My client was rightfully concerned when recently notified that his long-term care insurance premiums could increase by 503% if he didn’t make adjustments to his policy. Should he keep the coverage as-is, or reduce the benefit amount or benefit period or inflation protection or elimination period?
Let’s look at why premiums are increasing, what each benefit option means, and how changes can affect your coverage.
Why Long-term Care Premiums Are Increasing
According to the American Association for Long-Term Care Insurance, premiums are increasing due to lapse rates, longer lives, increased cost of care, and interest rates.
Many of the policies experiencing rate increases were sold in the 1990s and early 2000s, and insurance companies assumed that 4 percent of policyholders would allow their policies to lapse. However, as policyholders grew older, they saw the importance of long-term care insurance coverage, and only 1 percent dropped their coverage. As a result, insurance companies had more people claiming benefits than they projected.
Moreover, people are living longer and have higher long-term care expenses than originally estimated. Based on a 2019 study by the American Association for Long-Term Care Insurance, policyholders who paid around $20,000 in premiums collected $2,000,000 in benefits.
Insurance companies are required to keep so much cash in reserves to pay out future claims. When they priced policies in the 1990s and 2000s, 6-month CD rates were around 6 percent, and insurance companies projected interest earning of 5 percent on cash. As you know, interest rates have been at historic lows for years, and the impact has been enormous on long-term care insurance companies.
Terms of Long-term Care Insurance
So insurance companies are struggling to pay the claims, and now you might be struggling to pay the premium increase. Insurance companies are offering options to reduce their cost and your cost, but at what price?
Is it worth reducing your benefits to reduce your premiums? Let’s look at the cost, assuming your policy provides a $300 daily benefit for six years with a 5 percent inflation rate and a 90-day elimination period.
- Inflation protection: If your daily benefit is currently $300 per day with 5 percent compound inflation, your benefit will be $623.68 per day in 15 years. If you reduce the inflation to 3 percent annually going forward, your benefit in 15 years would be $467.39. The daily difference of $156.29 translates to $57,045.77 in potential annual benefits or $342,274.62 over a six-year benefit period.
- Benefit period: Given the same daily benefit and accommodation for inflation, if you choose to reduce the benefit period by two years, your potential benefits in 15 years will be reduced by a total of $450,286.40.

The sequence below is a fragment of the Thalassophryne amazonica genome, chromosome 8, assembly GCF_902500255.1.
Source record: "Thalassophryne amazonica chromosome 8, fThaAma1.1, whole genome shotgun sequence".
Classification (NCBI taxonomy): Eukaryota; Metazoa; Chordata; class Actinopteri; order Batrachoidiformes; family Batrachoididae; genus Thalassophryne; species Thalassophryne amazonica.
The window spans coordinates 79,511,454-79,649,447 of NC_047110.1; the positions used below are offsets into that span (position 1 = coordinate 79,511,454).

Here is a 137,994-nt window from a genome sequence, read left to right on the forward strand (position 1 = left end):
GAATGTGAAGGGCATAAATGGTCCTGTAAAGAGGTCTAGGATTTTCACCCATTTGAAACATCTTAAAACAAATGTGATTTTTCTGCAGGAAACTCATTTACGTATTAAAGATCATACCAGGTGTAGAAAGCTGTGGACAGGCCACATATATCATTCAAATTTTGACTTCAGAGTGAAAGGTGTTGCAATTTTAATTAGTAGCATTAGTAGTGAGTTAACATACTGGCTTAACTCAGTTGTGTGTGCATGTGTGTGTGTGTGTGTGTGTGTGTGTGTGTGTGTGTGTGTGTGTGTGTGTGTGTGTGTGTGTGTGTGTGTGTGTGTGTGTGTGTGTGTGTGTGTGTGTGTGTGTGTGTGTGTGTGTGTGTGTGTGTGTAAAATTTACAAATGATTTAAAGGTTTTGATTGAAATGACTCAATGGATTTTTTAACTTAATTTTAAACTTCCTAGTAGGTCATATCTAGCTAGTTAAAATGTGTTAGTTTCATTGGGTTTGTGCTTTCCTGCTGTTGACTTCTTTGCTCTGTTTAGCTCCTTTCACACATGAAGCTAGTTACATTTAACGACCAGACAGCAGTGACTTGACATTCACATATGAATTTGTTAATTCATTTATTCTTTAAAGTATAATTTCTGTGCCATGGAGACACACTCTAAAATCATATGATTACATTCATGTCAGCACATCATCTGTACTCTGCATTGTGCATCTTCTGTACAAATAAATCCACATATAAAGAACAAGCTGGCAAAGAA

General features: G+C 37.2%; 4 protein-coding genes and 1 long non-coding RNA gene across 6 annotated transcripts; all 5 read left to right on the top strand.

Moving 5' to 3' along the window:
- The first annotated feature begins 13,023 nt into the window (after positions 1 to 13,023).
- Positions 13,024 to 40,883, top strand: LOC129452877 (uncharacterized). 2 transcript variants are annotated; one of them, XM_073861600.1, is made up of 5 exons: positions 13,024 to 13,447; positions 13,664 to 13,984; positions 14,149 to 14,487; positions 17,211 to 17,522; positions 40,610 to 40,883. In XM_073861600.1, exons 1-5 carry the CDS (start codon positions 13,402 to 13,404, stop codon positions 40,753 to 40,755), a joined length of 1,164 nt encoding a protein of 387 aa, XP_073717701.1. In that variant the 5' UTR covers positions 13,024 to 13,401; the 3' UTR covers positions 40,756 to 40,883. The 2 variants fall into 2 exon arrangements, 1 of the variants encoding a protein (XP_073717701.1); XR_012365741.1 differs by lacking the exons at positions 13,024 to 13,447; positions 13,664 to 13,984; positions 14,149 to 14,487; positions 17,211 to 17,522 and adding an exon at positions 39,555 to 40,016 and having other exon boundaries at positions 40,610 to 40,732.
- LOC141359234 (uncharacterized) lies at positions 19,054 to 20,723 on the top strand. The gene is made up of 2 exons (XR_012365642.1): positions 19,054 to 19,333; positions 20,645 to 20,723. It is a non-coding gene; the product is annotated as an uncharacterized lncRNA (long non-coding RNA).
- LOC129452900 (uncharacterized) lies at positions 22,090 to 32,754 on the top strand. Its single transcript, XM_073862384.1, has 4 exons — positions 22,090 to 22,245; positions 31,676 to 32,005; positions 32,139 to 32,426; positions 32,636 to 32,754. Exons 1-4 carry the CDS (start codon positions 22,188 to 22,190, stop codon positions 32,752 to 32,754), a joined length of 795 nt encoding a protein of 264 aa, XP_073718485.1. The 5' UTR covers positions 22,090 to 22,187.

- Daily/monthly benefit: Given the same six-year benefit and 5 percent compound inflation, you reduce your $300 per day benefit to $250 per day, resulting in a reduced daily benefit in 15 years to $519.73, a reduction in total benefits over six years by $227,650.50.
- Elimination period: Assuming a daily benefit amount of $623.68 in 15 years, if your elimination period is increased from 90 days to 180 days, your benefit is reduced by $56,131.20.
What Should You Do
Paying more in long-term care insurance is a bitter pill to swallow, but it usually makes sense to keep your current coverage if you can afford the increase. While not much consolation, buying a similar policy today would cost significantly more, and, in many instances, the same level of coverage is no longer available.
If your cash flow is too tight, then reducing benefits is the next best option, and it’s important to be strategic about those cuts. If your policy pays benefits for more than six years, consider reducing the benefit period since the average length of time needing care is two to three years.
However, if your family has a history of Alzheimer’s or Parkinson’s or other long-term illnesses, then keeping the longer benefit period could be crucial.
Suppose you still want to reduce your premium and keep the length of your coverage. In that case, you could consider reducing your daily benefit amount or inflation protection if you have already had significant growth in your benefits. For reference, the average cost for a semi-private room in an Indianapolis nursing facility (2020) is $240 per day, according to Genworth. You should review which option will continue to provide you the largest future benefit.
Please note that if you are an Indiana resident with an Indiana Partnership policy, you will want to ensure that your benefit amount will qualify to prevent Medicaid spend-down. In 2021, the Indiana Partnership LTC Policy Requirements are a minimum daily benefit of $115 and a total benefit amount of at least $430,014.
As you now know, long-term care reduction options can prove costly. Because this is a significant financial decision, it is recommended that you work with your financial advisor to determine what option is best for you and your family.
Meredith Carbrey is a Senior Wealth Advisor with Bedel Financial Consulting Inc., a wealth management firm located in Indianapolis. For more information, visit their website at www.bedelfinancial.com or email Meredith at email@example.com.